Kidney failure, which affects 20 percent of all multiple myeloma patients, is a serious complication that can lead to permanent kidney impairment and continued reliance on dialysis. However, a wide range of treatment options is available to myeloma patients experiencing kidney failure. Successful treatment methods include rehydration, correction of hypercalcemia (a condition that results in high serum calcium levels), and discontinuation of non-steroidal, anti-inflammatory drugs (such as aspirin or ibuprofen), that reduce blood flow to the kidneys.
A common complication found in myeloma patients experiencing kidney failure is hypercalcemia, a disorder that occurs when a patient’s damaged bone dissolves and creates an overabundance of calcium in the bloodstream. The kidneys need to overwork to process the extra calcium, and this typically leads to kidney failure. Treatment for hypercalcemia frequently requires administration of intravenous fluids and prednisone, a steroid that indirectly lowers blood calcium levels.
Patients with kidney failure may also be prescribed allopurinol (Zyloprim), a drug that lowers blood levels of uric acid. The increased number of malignant plasma cells produces uric acid, which damages the kidneys, as a waste product.
High levels of production and excretion of free light chains, which damage the kidney tubules, may also cause kidney failure. Light chains comprise part of the structure of monoclonal proteins, which are antibodies present in high concentrations in myeloma patients. When light chains enter the blood stream unattached to the heavy chains, they are then referred to as free light chains, and can impair kidney function.
One possible treatment for high levels of free light chains is blood plasma exchange to remove the protein from the blood. However, two small, randomized clinical trials studying this form of treatment produced conflicting results. No conclusive evidence has been found to indicate that this is a successful form of treatment (related Annals of Internal Medicine article).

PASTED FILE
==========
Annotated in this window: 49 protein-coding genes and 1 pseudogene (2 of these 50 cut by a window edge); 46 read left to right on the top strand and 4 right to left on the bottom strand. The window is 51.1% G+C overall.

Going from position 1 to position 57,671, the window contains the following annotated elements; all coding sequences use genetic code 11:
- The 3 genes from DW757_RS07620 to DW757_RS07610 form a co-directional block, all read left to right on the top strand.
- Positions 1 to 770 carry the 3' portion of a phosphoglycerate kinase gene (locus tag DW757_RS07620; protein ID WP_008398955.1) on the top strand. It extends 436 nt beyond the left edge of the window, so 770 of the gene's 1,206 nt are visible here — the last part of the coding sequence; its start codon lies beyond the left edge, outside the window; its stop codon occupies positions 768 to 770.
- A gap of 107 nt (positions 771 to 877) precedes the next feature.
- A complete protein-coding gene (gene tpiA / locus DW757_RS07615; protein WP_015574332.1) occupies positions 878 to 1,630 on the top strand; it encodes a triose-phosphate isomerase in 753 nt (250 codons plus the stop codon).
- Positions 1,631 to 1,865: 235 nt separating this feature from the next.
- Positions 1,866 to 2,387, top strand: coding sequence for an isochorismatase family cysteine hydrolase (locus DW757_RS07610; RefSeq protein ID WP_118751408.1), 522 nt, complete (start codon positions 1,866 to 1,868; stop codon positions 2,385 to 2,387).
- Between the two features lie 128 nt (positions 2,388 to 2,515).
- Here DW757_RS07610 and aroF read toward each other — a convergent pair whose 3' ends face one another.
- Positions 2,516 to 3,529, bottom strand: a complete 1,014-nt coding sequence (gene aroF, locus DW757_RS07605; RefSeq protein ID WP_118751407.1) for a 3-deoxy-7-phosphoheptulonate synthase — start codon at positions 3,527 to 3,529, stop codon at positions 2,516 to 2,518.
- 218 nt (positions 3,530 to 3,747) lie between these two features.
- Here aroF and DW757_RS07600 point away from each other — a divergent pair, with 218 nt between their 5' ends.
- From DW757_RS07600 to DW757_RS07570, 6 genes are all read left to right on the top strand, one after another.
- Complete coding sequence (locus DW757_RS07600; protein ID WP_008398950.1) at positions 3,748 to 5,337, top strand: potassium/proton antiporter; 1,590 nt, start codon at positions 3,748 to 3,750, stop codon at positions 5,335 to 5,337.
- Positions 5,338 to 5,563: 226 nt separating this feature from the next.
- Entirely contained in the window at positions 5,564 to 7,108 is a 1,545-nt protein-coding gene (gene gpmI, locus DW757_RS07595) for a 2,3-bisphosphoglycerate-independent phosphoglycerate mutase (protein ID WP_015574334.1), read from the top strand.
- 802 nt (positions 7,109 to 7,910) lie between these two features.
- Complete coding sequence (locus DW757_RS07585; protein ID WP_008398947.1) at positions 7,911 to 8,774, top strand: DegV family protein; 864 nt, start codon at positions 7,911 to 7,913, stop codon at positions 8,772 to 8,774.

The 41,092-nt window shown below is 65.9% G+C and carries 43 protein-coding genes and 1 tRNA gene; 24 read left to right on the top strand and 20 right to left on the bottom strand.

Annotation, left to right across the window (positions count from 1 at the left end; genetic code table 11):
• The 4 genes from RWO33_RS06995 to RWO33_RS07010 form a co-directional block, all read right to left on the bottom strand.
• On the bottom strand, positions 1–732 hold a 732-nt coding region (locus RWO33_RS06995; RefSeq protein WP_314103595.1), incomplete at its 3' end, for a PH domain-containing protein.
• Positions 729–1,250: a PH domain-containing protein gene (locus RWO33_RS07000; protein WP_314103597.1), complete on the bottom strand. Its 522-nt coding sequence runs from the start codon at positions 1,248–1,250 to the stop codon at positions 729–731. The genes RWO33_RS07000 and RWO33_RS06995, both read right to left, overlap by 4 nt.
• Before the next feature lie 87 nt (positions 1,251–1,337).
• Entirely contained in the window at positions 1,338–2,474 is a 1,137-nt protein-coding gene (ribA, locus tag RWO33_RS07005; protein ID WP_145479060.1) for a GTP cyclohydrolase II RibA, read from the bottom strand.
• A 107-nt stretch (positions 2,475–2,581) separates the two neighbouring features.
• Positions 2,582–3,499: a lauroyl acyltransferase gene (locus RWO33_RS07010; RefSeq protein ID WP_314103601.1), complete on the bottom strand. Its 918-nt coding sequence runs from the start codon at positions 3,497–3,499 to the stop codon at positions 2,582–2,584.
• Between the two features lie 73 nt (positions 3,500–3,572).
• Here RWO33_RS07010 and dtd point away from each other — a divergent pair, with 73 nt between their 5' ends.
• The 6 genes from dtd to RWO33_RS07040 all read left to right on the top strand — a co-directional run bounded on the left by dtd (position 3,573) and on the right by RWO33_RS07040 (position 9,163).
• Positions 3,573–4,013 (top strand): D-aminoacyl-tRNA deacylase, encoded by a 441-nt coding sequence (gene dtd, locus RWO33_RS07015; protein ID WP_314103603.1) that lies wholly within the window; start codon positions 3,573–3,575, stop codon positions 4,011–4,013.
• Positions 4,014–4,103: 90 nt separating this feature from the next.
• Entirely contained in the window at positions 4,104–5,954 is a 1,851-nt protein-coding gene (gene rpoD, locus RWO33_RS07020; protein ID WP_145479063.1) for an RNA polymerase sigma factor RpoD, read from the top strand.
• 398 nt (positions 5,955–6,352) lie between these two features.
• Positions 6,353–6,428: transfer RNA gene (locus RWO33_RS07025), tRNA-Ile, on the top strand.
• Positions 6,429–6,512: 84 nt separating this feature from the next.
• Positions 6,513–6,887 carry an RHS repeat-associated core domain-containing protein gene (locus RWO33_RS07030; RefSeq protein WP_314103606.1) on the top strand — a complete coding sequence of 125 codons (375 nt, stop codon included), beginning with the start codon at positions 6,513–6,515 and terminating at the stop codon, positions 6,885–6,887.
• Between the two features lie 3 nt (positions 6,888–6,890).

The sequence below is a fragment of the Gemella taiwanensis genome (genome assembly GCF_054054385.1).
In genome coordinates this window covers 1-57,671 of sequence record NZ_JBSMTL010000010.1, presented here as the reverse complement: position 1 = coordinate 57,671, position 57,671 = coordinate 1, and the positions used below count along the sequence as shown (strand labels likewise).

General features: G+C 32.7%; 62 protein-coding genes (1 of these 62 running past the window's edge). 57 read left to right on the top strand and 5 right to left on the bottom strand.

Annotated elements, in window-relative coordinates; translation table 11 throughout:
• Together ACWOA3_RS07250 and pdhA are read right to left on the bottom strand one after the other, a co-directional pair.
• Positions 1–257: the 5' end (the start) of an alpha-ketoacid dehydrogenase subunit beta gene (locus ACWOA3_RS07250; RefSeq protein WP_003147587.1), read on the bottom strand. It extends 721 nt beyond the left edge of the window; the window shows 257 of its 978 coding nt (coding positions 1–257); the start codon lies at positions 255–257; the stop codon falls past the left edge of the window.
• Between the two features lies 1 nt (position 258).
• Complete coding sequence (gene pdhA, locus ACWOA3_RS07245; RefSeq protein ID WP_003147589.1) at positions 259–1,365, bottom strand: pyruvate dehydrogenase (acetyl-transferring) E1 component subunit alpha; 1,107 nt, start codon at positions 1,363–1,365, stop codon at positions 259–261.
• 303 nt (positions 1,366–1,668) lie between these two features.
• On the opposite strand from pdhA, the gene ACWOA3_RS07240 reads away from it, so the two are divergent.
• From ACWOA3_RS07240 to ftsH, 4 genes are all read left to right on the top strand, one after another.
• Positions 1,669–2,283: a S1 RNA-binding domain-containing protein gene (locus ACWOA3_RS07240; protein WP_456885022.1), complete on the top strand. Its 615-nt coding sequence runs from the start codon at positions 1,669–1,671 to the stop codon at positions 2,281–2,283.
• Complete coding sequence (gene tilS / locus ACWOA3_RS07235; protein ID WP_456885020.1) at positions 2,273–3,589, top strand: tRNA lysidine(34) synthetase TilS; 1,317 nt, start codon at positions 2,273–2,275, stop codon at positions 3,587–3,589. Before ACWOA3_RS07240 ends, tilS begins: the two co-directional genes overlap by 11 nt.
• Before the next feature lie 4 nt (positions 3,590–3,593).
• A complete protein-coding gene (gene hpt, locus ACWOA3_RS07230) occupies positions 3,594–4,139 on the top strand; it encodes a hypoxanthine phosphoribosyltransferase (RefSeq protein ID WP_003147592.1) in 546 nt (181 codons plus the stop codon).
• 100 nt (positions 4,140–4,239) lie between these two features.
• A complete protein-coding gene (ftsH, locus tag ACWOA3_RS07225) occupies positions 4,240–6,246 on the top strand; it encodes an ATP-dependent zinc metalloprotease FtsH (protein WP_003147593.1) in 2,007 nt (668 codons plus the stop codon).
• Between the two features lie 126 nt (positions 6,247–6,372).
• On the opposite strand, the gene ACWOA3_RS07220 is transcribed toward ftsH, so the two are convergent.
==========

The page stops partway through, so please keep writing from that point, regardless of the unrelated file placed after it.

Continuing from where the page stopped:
Novel therapeutic agents are another treatment method for kidney failure. The VDD drug regimen, consisting of Velcade (bortezomib), dexamethasone (Decadron), and doxorubicin (Adriamycin), has alleviated kidney impairment in multiple myeloma patients.
A recent Phase 2 clinical trial determined that the VDD regimen resulted in improved kidney function for 62 percent of patients, and overall survival for these patients was 64 percent after two years of treatment. Side effects observed in patients on the VDD regimen included diarrhea, gastrointestinal bleeding, infections, low white blood cell count, cardiovascular problems, weakness, and low blood platelet count and hearing loss (related Beacon news).
If impaired kidney function has progressed to severe kidney failure, treatment options may be limited to hemodialysis, peritoneal dialysis, and autologous hematopoietic stem cell transplants. These advanced stages of kidney failure are usually not reversible, even if the multiple myeloma responds to treatment. In these later stages, approximately 5 percent of myeloma patients remain dependent on dialysis.